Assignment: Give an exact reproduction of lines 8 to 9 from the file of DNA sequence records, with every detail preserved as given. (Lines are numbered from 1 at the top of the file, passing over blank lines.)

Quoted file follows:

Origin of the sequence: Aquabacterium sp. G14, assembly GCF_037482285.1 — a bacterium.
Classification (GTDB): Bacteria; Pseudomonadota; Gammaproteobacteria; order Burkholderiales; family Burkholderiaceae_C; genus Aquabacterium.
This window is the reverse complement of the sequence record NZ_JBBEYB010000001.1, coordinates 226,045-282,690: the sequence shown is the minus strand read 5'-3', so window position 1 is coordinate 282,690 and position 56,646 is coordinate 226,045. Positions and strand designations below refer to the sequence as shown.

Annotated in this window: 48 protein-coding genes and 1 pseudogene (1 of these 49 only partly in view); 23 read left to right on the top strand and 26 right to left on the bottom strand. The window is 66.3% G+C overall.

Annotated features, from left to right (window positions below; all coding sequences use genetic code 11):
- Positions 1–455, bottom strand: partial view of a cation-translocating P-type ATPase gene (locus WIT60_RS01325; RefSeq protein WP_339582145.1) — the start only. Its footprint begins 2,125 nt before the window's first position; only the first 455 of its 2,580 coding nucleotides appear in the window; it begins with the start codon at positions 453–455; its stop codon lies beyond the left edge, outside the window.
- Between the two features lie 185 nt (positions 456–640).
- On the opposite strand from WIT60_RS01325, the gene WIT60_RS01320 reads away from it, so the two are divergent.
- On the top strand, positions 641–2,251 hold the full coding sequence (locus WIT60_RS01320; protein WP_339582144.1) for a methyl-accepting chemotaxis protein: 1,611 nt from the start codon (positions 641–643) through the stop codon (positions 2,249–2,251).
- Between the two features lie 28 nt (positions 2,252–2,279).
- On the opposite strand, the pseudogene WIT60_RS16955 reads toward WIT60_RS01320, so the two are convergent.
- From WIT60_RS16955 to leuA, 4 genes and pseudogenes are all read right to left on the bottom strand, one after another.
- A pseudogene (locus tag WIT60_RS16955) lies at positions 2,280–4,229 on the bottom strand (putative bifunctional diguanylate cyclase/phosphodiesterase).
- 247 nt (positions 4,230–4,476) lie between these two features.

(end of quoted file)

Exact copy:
- On the opposite strand from WIT60_RS01325, the gene WIT60_RS01320 reads away from it, so the two are divergent.
- On the top strand, positions 641–2,251 hold the full coding sequence (locus WIT60_RS01320; protein WP_339582144.1) for a methyl-accepting chemotaxis protein: 1,611 nt from the start codon (positions 641–643) through the stop codon (positions 2,249–2,251).